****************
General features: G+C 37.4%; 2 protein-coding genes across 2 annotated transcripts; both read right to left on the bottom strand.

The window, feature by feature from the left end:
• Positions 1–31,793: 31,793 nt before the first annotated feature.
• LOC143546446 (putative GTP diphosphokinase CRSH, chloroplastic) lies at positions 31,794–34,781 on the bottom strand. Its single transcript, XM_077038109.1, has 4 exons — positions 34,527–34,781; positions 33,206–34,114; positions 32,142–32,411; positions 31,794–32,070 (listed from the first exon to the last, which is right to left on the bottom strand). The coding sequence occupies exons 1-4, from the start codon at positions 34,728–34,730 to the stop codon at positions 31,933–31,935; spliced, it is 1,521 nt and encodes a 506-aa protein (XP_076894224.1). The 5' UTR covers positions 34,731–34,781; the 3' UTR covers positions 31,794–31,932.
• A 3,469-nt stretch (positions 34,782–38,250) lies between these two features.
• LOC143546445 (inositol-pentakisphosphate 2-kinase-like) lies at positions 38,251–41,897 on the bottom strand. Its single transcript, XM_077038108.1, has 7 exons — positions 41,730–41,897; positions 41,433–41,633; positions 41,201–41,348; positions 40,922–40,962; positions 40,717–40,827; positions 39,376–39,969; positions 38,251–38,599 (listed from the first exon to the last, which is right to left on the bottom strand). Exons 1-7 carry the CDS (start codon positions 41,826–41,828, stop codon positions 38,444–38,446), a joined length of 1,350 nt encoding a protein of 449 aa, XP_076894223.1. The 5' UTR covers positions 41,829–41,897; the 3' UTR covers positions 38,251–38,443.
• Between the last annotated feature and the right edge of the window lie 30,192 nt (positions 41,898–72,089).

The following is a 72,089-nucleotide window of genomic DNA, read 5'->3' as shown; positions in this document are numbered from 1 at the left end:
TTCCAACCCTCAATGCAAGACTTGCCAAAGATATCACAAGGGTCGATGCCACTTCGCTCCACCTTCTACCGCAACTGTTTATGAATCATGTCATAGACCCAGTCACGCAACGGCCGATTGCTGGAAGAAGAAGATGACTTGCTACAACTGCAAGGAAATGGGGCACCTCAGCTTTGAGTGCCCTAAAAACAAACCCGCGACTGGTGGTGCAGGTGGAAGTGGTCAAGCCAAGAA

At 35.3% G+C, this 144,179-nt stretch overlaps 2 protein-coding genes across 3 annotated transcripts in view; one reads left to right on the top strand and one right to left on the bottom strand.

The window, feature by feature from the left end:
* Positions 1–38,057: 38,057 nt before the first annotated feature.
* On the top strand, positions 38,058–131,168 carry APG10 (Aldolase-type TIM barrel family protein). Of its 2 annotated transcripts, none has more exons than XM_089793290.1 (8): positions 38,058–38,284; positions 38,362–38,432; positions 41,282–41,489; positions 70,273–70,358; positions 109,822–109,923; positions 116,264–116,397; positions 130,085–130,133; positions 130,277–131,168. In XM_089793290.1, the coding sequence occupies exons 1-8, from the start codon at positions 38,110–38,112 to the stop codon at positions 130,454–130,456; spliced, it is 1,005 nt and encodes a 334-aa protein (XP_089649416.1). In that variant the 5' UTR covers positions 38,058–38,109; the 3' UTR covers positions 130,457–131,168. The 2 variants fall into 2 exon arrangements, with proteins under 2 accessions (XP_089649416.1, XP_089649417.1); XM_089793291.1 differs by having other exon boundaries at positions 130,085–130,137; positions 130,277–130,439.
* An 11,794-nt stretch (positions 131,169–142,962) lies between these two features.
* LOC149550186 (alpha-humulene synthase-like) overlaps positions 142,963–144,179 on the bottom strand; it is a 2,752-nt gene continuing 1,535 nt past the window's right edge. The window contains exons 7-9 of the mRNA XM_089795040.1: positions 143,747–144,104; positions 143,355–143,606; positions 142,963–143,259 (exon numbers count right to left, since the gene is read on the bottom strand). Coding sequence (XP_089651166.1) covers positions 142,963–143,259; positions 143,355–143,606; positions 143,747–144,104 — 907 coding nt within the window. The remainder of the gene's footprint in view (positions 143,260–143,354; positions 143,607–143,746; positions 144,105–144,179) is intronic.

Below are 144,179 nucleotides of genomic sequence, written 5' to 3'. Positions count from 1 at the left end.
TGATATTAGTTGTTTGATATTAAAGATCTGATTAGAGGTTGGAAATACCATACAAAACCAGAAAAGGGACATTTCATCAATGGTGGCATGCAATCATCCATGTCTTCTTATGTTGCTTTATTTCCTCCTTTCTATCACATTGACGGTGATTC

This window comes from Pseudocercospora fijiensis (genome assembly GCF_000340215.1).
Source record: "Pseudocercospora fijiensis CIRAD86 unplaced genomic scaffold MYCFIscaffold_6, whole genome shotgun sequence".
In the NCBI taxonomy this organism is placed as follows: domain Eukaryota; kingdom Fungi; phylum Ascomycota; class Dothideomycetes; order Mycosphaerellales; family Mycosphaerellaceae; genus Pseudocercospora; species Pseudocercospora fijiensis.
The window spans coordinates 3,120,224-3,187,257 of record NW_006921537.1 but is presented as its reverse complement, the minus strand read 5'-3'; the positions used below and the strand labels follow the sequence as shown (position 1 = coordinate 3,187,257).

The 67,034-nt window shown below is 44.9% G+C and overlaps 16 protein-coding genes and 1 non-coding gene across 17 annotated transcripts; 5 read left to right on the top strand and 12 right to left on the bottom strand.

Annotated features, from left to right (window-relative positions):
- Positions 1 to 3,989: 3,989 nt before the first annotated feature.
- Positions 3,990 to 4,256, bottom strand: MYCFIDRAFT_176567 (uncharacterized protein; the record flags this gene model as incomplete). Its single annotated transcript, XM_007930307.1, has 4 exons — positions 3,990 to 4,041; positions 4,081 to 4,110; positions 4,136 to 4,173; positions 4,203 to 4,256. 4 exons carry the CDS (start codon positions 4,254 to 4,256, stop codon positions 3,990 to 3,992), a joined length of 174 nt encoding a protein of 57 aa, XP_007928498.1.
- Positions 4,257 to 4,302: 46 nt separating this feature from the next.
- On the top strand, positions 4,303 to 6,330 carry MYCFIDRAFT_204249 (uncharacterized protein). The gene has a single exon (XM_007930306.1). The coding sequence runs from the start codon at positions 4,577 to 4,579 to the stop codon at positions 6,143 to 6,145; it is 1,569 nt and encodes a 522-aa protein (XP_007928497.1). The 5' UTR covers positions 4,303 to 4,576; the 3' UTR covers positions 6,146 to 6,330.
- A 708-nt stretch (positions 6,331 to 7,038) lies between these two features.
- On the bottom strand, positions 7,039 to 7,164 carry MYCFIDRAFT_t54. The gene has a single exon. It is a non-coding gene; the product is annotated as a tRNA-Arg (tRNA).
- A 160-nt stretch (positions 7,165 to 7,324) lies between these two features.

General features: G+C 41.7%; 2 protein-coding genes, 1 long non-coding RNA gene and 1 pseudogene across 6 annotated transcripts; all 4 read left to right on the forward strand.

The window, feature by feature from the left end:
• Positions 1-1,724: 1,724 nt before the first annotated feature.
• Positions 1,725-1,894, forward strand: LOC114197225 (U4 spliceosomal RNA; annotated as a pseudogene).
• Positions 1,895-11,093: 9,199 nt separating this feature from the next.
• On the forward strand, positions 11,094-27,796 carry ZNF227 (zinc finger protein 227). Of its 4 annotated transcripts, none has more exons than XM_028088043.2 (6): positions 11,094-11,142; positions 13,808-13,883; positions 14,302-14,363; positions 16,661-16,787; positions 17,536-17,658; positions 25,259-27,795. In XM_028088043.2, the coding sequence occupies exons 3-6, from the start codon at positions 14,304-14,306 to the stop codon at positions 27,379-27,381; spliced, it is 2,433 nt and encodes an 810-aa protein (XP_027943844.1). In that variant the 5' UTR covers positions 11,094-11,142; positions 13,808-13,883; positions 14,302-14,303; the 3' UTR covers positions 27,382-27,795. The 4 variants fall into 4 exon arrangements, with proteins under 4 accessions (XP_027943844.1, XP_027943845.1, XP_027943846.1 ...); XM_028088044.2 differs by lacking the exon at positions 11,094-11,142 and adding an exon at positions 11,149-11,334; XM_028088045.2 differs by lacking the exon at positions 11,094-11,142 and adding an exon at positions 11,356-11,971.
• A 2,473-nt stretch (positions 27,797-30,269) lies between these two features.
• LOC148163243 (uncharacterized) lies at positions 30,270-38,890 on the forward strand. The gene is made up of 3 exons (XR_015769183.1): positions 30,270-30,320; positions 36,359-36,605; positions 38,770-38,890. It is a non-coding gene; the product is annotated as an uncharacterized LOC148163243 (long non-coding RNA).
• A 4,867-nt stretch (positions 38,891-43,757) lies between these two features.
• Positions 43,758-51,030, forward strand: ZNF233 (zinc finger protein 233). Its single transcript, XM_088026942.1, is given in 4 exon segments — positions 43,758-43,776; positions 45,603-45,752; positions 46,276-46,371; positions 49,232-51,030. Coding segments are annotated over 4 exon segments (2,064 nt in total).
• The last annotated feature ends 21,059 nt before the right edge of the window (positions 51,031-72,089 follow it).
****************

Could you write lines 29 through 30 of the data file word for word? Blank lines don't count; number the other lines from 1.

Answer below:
- On the bottom strand, positions 7,039 to 7,164 carry MYCFIDRAFT_t54. The gene has a single exon. It is a non-coding gene; the product is annotated as a tRNA-Arg (tRNA).
- A 160-nt stretch (positions 7,165 to 7,324) lies between these two features.